Michelangelo: Marvel and Mystery

Michelangelo di Lodovico Buonarroti Simoni (1475-1564) remains one of the greatest artists of all time.  If you are in the Williamsburg, Virginia, area, you have a treat in store for you at the Muscarelle Museum at the College of William and Mary.    The Muscarelle has a number of the Italian Renaissance artist’s sacred and profane works on display.    You only have a limited time to see them, as the exhibit ends on April 14, 2013.    You will not want to miss the Matti Preti (1613-1699) exhibit at the Muscarelle at the same time, a collection of  paintings ranging from Christian martyrdoms to John the Baptist to the story of the apocryphal Book of Tobit.

To wet your appetite for Michelangelo, I discovered that the Vatican has put an interactive virtual tour of the Sistine Chapel on the web, with some meditative audio as a plus.   You can click and move your mouse over the image to take in different perspectives, and from the lower left corner zoom in on all of the Biblical themes in the master’s incredible work.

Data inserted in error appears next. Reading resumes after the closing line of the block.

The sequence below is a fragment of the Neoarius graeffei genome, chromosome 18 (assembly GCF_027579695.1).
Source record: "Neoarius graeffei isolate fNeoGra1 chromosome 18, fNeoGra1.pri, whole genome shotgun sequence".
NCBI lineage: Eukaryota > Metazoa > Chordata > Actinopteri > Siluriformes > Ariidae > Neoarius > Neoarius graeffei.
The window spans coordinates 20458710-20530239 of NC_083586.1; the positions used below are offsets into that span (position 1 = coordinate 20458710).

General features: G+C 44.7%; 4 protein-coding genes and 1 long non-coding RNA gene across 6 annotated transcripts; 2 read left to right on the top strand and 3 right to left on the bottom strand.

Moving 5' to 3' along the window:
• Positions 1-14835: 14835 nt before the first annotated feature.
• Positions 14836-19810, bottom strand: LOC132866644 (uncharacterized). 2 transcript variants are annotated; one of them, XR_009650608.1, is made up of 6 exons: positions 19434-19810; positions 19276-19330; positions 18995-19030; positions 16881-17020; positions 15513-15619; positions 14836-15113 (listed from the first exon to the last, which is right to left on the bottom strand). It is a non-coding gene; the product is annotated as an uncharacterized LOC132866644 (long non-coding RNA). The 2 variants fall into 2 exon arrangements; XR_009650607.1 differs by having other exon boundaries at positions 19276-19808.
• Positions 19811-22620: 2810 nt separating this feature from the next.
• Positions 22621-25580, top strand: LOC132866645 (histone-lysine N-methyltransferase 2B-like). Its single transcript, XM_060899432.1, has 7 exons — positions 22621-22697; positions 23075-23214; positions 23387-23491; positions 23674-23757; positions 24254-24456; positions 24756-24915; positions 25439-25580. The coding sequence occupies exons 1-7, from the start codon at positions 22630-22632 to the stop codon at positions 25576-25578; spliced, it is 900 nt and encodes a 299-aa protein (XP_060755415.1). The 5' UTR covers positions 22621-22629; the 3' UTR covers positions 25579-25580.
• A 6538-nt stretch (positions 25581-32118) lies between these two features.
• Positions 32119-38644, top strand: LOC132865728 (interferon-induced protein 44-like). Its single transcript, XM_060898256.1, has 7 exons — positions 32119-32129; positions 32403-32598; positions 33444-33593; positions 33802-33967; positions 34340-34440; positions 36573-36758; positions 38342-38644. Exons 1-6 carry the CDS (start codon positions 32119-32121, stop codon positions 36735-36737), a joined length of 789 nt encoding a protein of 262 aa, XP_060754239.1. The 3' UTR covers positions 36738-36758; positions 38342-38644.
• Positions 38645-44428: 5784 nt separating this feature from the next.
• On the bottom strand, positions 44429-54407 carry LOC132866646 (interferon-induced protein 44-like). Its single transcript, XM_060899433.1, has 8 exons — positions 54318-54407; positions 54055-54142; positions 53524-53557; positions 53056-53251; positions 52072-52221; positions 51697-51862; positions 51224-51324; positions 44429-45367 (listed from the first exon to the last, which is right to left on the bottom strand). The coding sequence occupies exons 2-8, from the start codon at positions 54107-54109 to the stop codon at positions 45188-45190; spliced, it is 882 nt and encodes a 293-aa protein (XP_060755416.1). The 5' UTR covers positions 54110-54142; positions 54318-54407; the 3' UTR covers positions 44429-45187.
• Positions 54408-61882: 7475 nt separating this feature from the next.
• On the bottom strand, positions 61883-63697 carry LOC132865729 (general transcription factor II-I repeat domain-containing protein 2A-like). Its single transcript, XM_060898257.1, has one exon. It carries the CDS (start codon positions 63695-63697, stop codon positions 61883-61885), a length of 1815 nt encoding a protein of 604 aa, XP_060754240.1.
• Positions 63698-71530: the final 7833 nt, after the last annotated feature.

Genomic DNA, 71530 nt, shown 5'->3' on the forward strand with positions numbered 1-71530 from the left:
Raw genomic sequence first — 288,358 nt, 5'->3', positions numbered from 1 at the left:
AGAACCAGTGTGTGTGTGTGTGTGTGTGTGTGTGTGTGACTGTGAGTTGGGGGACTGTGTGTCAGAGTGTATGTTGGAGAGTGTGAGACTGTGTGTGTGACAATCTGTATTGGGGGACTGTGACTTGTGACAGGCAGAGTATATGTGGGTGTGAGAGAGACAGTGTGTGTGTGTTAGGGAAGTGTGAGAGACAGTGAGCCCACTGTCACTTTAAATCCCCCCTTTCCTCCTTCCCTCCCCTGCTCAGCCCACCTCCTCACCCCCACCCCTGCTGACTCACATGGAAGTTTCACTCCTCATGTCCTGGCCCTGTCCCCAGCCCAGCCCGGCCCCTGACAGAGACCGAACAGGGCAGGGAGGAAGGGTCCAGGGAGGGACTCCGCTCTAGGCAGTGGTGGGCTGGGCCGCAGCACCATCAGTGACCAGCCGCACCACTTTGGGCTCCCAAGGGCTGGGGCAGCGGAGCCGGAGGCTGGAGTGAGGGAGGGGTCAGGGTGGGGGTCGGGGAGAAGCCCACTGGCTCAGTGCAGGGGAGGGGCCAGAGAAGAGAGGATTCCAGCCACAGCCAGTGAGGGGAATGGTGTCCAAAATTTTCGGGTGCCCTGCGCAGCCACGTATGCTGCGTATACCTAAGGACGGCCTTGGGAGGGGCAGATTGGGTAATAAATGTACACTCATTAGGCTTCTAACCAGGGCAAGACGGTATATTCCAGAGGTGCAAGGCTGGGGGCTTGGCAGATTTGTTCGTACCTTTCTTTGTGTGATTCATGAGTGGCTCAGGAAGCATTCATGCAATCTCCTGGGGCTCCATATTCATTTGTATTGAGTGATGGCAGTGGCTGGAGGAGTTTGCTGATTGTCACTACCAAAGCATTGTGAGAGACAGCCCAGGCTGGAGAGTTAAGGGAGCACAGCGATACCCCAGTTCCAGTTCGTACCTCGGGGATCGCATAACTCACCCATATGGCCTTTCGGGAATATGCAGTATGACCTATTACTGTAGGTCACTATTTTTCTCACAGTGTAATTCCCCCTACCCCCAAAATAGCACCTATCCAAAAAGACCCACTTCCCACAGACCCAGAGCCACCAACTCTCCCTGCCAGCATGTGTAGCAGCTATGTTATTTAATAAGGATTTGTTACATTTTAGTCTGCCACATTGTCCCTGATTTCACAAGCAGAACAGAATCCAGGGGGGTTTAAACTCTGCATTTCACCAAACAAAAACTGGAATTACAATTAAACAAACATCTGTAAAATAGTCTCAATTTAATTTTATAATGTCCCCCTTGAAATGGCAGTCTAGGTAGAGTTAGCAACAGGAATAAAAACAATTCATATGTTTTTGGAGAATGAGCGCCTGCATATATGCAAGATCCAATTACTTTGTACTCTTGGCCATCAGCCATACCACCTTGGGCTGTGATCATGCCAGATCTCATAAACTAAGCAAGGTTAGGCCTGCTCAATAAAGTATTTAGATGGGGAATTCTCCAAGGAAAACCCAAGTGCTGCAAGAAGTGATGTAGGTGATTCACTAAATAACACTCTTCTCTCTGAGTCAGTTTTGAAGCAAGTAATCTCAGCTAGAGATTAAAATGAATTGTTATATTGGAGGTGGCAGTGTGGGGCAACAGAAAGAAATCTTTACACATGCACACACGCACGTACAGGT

Also, I know that my fellow Veracity blogger, John Paine, is a known Michelangelo fan (here and here).

Michelangelo's Pietà

Pietà by Michelangelo, 1499

Michelangelo inspires many with his grand vision of Christian faith, an artist to marvel, and yet he remains a man of mystery. Michelangelo struggled with same-sex attraction , as suggested by a number of homoerotic poems he wrote. However, there is no known evidence that he ever acted on his carnal desires, remaining celibate his entire life.    Was he redirecting and rechanneling his sexual energies towards glorifying God through his extraordinary talents?

HT:  My mom, for the Sistine Chapel virtual tour.

About Clarke Morledge

Clarke Morledge -- Computer Network Engineer, College of William and Mary... I hiked the Mount of the Holy Cross, one of the famous Colorado Fourteeners, with some friends in July, 2012. My buddy, Mike Scott, snapped this photo of me on the summit. View all posts by Clarke Morledge

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